Arnsberger rides his bike across the United States

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to: Rebekah Weber

Pure comfort and happiness: After about 5,600 kilometers, Ingo Hamm reaches the Atlantic coast. © Private

Across America by Bike: Ingo Hamm made that dream come true this year. In 72 days he covered a total of 5,600 km on two wheels. However, he was motivated not only by the desire to travel and a personal challenge, but also to do something good. Through the tour, he collected donations for the Hospice Raphael in Arnsberg.

Arnsberg – “You can experience everything intensely on a bike. And achieving a goal with your own muscle is something very special. It was the best ride of my life,” says the 59-year-old. Ingo Hamm is a cyclist through and through. In 2015, he drove from the North Cape to Sicily. The idea of ​​crossing the USA by bike had been in his head for a long time, and now it was time for this big tour. The chief forester has collected two years’ leave for this.

It started in Seattle, Washington state on the east coast. From there through Idaho in the direction of Iowa, through Ontario (Canada) and finally through Massachusetts to the East Coast – a total of 11 US states and one Canadian state. “The stages through Idaho, Montana, and Wyoming were great natural experiences. Traversing Mount Rainier, Yellowstone, Cave of the Winds, and Mount Rushmore National Parks was impressive. He also describes Niagara Falls as “special stops on his tour, which was a massive effort of about 77 kilometers a day on a bike through the mountains.” and valleys. “It was a mental and physical challenge doing it,” Arnsberger concludes. However, the combination of sport and nature gives him an unusually large number of moments of happiness.

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Hospice Arnsberg Ingo Hamm Nursing Chair
Pleased with the official handover of the nursing chair: Initiator Ingo Hamm, Deputy Director for Elderly Care Helga Müller and Dr. Wilhelm Gildemacher, President of the Foundation for the Elderly. © Rebecca Weber

And then, of course, there were numerous encounters. “People have always been the best thing about all my travels, especially on this one.” “It was already getting dark and I had to see where I might pitch my tent. With this question, I approached a woman who went to fetch her husband, who then took me to his farm three miles away. He showed me where to pitch my tent and take a bath. When he saw my shirt, he asked what I was doing here When I then explained to him the background of the inn, his jaw snapped and I sensed a change. He immediately invited me to the guest house and brought me food. The next day he came with his son, they thought they wanted to donate to me too.” “Almost half of the total amount donated,” Ingo Hamm is still impressed by the auto support.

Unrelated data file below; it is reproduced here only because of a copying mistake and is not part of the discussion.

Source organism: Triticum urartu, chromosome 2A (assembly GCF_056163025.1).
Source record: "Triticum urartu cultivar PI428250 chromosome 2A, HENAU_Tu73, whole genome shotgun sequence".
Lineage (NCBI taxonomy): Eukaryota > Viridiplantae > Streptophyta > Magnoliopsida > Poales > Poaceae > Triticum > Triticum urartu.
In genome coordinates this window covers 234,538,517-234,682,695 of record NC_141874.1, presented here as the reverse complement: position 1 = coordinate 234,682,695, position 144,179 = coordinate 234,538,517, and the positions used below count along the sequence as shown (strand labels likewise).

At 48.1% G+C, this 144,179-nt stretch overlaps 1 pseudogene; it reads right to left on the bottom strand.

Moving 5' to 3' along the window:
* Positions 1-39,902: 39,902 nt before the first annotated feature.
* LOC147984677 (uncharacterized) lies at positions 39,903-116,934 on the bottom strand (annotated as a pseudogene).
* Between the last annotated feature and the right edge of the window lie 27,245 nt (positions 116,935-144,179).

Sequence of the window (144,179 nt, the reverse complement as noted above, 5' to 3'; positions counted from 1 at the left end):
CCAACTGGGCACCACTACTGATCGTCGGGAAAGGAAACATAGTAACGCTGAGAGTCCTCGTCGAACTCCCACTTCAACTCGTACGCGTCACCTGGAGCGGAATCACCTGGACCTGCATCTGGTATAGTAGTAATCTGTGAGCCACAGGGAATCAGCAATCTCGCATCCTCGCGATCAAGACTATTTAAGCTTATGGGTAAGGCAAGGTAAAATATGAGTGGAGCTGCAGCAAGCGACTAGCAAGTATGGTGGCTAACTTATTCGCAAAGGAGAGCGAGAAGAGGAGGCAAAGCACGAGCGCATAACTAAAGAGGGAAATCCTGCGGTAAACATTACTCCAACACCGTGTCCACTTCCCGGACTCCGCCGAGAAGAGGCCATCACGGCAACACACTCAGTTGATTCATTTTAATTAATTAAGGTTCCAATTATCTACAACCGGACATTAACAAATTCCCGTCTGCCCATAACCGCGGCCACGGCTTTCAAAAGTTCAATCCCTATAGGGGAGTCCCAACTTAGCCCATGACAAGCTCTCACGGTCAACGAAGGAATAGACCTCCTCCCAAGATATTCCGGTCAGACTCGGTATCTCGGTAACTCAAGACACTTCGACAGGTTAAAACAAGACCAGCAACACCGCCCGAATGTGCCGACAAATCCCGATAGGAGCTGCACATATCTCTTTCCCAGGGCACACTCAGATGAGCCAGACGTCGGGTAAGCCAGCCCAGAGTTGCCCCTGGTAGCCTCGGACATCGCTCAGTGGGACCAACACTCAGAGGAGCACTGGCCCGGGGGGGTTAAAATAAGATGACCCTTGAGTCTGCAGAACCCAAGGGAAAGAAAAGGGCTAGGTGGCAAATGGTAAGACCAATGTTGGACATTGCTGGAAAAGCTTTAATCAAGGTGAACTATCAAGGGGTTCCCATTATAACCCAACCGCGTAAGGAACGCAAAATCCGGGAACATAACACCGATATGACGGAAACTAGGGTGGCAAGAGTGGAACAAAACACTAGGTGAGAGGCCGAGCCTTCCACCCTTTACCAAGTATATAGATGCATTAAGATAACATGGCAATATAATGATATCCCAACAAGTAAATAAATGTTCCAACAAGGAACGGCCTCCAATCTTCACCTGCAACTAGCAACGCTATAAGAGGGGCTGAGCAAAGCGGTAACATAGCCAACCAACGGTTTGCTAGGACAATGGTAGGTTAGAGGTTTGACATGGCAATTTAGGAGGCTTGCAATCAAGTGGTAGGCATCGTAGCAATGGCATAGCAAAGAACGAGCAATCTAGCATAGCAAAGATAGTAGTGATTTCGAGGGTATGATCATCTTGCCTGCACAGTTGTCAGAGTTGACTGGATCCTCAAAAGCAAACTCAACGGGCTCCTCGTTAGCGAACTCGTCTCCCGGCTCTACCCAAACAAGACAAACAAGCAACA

Self-confidence, trust in people and trust in God always accompanied him during the journey, Arnsberger describes. “I found that you just have to talk to people. I was completely touched by their warmth and willingness to help.” Whether the chain broke on the way or the tire went flat – help was always quickly available. “For example, in a remote small town in Montana, I asked a woman if I could camp near her house. She was very hospitable and told me to stay home. It is said that bears come out sometimes…” People gave him some souvenirs to take with them, Including a medal symbolizing friendship. “I still keep in touch with everyone,” Ingo Hamm said enthusiastically about the Americans’ friendship.

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After 72 days, he finally reached his destination, Montauk Point Lighthouse, the easternmost point of New York State. “The Tour was titled ‘Coast to Coast.’ First I was with the rear wheel in the Pacific and here at the finish line with the front wheel in the Atlantic,” he says of a personal goal he’s set for himself. “It’s an emotional thing. Happiness is when you take something, work on it and then achieve it, that’s the nicest thing. A lot of people always say ‘you should’, but you do it, you have to stick with it. Then you can also set ambitious goals.”

With the support of local businesses and companies as well as other donations, a proud sum of more than €11,000 was eventually raised, which Ingo Hamm gave to the hospice. The money has already been used to purchase a special care chair worth about 6,000 euros, which also allows residents who can only lie down to participate in community life in the hospice. “These are great moments for families too, when they can sit with their loved ones or go outside,” says Helga Müller, deputy director of hospice care, who is delighted that this purchase is now possible. Additional funds will also be used to purchase two comfortable armchairs for relatives who often spend days and nights at the bedside.

Ingo Hamm is happy that his donation goes directly to something meaningful and visual. “With the handover, the campaign is now complete for me. I am so proud and grateful that I was able to do this tour and that I was able to do good things. I can only encourage everyone to do something like this.”

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